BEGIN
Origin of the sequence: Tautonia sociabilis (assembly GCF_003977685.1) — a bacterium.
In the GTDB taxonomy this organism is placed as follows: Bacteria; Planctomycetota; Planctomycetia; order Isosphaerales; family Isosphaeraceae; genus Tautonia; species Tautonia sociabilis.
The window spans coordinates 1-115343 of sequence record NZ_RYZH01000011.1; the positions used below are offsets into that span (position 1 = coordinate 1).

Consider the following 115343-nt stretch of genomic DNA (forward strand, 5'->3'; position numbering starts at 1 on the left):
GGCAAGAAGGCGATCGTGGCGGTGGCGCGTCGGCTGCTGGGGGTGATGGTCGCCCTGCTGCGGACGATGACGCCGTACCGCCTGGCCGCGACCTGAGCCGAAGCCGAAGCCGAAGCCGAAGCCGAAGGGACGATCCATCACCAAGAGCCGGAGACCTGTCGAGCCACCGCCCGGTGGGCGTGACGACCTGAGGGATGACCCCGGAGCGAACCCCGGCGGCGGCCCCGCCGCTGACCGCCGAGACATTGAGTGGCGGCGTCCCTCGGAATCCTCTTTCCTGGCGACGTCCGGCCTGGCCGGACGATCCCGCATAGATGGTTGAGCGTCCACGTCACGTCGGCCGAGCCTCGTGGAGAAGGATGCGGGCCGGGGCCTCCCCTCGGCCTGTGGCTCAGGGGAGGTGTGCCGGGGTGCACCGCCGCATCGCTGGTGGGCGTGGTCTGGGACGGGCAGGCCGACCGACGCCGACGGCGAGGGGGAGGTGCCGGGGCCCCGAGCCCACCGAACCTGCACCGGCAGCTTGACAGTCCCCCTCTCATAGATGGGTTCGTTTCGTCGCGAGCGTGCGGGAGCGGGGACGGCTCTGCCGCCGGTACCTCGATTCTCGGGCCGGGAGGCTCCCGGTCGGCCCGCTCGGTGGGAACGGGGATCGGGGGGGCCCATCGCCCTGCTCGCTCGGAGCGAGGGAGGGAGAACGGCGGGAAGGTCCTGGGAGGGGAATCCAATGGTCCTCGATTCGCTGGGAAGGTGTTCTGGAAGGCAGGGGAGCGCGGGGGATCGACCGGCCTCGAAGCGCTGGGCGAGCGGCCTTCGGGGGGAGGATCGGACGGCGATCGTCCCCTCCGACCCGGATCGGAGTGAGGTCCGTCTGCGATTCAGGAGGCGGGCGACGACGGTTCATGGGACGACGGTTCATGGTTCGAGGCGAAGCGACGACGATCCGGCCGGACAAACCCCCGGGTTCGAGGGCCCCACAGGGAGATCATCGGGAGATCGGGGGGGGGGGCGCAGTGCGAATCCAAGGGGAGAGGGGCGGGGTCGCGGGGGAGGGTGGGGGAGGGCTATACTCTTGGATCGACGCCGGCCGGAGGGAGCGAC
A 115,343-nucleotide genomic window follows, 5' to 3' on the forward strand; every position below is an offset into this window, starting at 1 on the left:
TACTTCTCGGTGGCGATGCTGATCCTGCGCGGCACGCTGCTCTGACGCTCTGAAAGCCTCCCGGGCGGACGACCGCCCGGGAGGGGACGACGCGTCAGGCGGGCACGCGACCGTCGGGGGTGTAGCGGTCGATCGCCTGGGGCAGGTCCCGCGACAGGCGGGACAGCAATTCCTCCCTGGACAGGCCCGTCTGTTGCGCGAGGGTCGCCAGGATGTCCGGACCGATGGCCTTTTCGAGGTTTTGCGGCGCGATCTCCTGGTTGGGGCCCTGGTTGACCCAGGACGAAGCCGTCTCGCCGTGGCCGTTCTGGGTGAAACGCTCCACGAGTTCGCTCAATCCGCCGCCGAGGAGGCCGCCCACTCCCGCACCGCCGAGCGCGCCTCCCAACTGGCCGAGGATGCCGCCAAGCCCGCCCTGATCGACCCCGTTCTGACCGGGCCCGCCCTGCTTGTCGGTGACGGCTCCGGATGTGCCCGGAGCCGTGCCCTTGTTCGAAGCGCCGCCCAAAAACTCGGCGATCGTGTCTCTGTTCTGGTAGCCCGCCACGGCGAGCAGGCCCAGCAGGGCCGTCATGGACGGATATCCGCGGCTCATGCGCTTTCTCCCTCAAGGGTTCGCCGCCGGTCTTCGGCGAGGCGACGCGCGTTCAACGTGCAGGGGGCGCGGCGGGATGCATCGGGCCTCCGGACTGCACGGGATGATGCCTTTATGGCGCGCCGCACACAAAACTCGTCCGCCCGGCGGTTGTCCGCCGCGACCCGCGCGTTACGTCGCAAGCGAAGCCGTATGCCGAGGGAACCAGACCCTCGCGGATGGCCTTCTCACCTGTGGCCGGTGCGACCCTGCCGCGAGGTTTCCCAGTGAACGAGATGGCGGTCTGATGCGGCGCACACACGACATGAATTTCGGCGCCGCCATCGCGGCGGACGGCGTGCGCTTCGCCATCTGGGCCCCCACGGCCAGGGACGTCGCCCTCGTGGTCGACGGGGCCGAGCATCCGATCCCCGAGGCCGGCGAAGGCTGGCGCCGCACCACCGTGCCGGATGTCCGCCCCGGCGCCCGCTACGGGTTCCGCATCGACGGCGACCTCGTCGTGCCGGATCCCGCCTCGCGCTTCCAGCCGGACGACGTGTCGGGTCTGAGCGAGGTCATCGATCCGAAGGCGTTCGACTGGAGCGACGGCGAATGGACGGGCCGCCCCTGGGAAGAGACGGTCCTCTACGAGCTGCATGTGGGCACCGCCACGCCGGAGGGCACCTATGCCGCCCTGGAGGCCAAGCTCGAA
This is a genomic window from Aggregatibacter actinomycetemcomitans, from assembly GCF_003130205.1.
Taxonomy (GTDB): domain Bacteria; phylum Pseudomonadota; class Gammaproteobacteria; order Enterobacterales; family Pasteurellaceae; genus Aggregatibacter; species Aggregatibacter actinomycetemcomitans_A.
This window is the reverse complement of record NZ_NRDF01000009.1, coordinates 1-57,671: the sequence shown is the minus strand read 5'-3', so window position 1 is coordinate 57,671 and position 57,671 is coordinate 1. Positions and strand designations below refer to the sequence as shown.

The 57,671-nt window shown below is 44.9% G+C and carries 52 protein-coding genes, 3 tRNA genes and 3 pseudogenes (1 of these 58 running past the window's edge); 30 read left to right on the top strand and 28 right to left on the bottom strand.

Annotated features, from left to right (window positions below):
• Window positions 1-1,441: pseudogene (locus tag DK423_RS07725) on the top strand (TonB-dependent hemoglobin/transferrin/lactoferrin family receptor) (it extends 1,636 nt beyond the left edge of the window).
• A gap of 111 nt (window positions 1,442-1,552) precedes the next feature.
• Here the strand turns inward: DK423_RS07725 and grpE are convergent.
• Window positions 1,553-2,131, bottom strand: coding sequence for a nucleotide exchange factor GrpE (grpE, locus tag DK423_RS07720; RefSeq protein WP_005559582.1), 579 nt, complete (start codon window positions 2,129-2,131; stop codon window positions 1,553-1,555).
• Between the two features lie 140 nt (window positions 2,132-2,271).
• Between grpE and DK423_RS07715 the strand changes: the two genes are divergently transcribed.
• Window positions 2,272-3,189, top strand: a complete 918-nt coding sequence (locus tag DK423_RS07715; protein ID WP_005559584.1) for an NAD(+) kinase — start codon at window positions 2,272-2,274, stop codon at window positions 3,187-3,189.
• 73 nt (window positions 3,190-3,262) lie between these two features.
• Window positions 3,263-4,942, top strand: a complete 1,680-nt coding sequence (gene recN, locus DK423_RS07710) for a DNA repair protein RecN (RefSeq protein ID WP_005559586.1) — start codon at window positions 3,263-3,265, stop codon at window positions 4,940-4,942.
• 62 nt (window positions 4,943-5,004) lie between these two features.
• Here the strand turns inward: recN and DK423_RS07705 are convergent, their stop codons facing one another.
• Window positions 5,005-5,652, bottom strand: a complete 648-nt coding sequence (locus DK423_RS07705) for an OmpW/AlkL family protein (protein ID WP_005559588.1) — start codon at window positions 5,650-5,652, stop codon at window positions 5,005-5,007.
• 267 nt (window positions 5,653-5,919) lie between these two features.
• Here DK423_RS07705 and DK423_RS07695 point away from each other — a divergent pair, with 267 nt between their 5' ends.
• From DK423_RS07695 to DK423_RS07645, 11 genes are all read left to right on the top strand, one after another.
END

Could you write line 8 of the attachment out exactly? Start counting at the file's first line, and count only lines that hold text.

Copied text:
This is a genomic window from Aggregatibacter actinomycetemcomitans, from assembly GCF_003130205.1.